This week on HST

HST Programs: November 30 - December 6, 2008

Program Number Principal Investigator Program Title Links
11103 Harald Ebeling, University of Hawaii A Snapshot Survey of The Most Massive Clusters of Galaxies Abstract
11110 Stephan McCandliss, The Johns Hopkins University Searching for Lyman alpha Emission from FUSE Lyman Continuum Candidates Abstract
11130 Luis Ho, Carnegie Institution of Washington AGNs with Intermediate-mass Black Holes: Testing the Black Hole-Bulge Paradigm, Part II Abstract
11158 R. Michael Rich, University of California - Los Angeles HST Imaging of UV emission in Quiescent Early-type Galaxies Abstract
11201 Nitya Kallivayalil, Harvard University Systemic and Internal motions of the Magellanic Clouds: Third Epoch Images Abstract
11213 Gerard T. van Belle, California Institute of Technology Distances to Eclipsing M Dwarf Binaries Abstract
11218 Howard E. Bond, Space Telescope Science Institute Snapshot Survey for Planetary Nebulae in Globular Clusters of the Local Group Abstract
11230 Christopher P. O'Dea, Rochester Institute of Technology HST FUV Observations of Brightest Cluster Galaxies: The Role of Star Formation in Cooling Flows and BCG Evolution Abstract
11289 Jean-Paul Kneib, Laboratoire d'Astronomie Spatiale SL2S: The Strong Lensing Legacy Survey Abstract
11612 Kris Davidson, University of Minnesota - Twin Cities Eta Carinae's Continuing Instability and Recovery - the 2009 Event Abstract
11943 Douglas R. Gies, Georgia State University Research Foundation Binaries at the Extremes of the H-R Diagram Abstract
11957 Harold A. Weaver, The Johns Hopkins University Applied Physics Lab Hubble Investigation of Asteroid 21 Lutetia in Support of the Rosetta Mission Flyby Abstract
11962 Adam Riess, The Johns Hopkins University A New Supernova in the Antennae; Narrowing in on the Hubble Constant and Dark Energy Abstract

Some selected highlights

GO 11213: Distances to Eclipsing M Dwarf Binaries

Artist's impression of a cool binary system Eclipsing binaries are stellar systems where the orbital plane lies in the line of sight, leading to the components undergoing mutual eclipses. These systems are extremely powerful probes of stellar properties, since (given the appropriate radial velocity measurements) they permit direct measurement of both stellar masses and radii. Accurate distances can also be derived from these systems. These results are particularly interesting for stars near the bottom of the main sequence, approaching the hydrogen buyrning limit. The present program aims to use the Fine Guidance Sensors on HST to determine sub-milliarcsecond trigonometric parallaxes for five M-dwarf binaries: YY Gem, GU Boo, CM Dra, NSVS0103 and TRES-HER0-R

GO 11289: SL2S - The Strong Lensing Legacy Survey

ACS images of galaxy-galaxy Einstein ring lenses from the Sloan survey Gravitational lensing is a consequence the theory of general relativity. Its importance as an astrophysical tool first became apparent with the realisation (in 1979) that the quasar pair Q0957+561 actually comprised two lensed images of the same background quasar. In the succeeding years, lensing has been used primarily to probe the mass distribution of galaxy clusters, using theoretical models to analyse the arcs and arclets that are produced by strong lensing of background galaxies, and the large-scale mass distribution, through analysis of weak lensing effects on galaxy morphologies. Gravitational lensing can also be used to investigate the mass distribution of individual galaxies. Until recently, the most common background sources were quasars. Galaxy-galaxy lenses, however, offer a distinct advantage, since the background source is extended, and therefore imposes a stronger constraints on the mass distribution of the lensing galaxy than a point-source QSO. The CFHT Legacy survey provides a powerful tool for identifying candidate galaxy-galaxy lenses. Optical ground-based imaging, even from Hawaii, cannot match the results from a 2.4-metre telescope in orbit. Thus, the present program is using WFPC2 imaging to verify the nature of those candidates. The high resolution images can then be analysed to model the underlying mass distribution.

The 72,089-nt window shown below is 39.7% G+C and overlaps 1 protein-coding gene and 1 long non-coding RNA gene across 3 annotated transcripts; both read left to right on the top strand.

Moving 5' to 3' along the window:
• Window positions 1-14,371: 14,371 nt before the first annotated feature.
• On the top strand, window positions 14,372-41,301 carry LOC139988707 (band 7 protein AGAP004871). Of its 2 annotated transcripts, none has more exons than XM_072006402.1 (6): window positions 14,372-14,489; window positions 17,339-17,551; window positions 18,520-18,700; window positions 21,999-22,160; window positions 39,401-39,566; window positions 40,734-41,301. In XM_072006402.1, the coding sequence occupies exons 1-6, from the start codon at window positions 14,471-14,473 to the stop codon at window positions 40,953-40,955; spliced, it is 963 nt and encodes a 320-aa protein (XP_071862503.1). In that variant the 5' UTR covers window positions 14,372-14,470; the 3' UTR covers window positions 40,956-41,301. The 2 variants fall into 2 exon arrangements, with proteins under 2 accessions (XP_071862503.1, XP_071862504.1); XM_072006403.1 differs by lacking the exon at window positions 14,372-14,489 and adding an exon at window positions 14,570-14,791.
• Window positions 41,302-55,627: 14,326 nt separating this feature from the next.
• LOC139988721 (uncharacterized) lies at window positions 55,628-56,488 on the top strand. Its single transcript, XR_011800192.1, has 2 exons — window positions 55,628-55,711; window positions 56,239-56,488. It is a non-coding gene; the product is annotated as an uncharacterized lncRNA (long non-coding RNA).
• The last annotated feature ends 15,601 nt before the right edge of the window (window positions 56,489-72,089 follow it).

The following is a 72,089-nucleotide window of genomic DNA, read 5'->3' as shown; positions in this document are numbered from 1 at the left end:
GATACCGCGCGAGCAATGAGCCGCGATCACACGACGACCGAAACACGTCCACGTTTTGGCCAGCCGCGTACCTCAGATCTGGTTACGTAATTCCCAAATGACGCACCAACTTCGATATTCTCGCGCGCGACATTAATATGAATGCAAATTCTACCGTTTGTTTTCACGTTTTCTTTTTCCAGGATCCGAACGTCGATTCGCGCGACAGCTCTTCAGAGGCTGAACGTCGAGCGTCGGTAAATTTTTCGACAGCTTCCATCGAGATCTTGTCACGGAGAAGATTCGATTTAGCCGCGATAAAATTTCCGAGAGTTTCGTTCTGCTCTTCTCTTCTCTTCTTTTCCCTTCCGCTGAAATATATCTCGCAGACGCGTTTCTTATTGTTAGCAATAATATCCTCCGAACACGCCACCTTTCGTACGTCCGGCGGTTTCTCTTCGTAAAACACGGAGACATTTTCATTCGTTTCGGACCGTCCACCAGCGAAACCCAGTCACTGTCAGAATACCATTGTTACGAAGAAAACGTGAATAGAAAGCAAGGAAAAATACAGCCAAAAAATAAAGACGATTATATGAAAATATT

GO 11957: Hubble Investigation of Asteroid 21 Lutetia in Support of the Rosetta Mission Flyby

A comparison between fly-by images of the asteroid Gaspra and the two martian satellites, Phobos (lower) and Deimos (upper) ESA's Rosetta mission aims to make the first ever landing on a cometary nucleus. As such, it is a follow-up to the Giotto mission, which encountered, imaged and was sand-blasted by Comet Halley during the latter's 1986 perihelion passage. Rosetta was launched on 2 March 2004, and will rendezvous with Comet 67P/Churyumov-Gerasimenko in early 2014. After an extensive period of mapping the comet, Rosetta will release the lander, named Philae (the island in the Nile river where the Rosetta stone was found), which will land on the comet's surface and transmit back data on the chemical composition. On its way to Comet 67P/Churyumov-Gerasimenko, Rosetta will make a number of fly-bys of Earth and Mars, boosting the orbital energy, and will encounter two asteroids: 2867 Steins (September 5, 2008) and 21 Lutetia (July 10, 2010). The current HST observations are in preparation for the second encounter. Lutetia is a main-belt asteroid with an estimated diameter of 100 kilometres and a potentially unusual composition: although classified as a metallic (type M) asteroid, the spectral characteristics are somewhat unusual. Deep HST imaging with WFPC2 will be used to search for dust debris and for low-mass companions.

Past weeks:
page by Neill Reid, updated 1/10/2008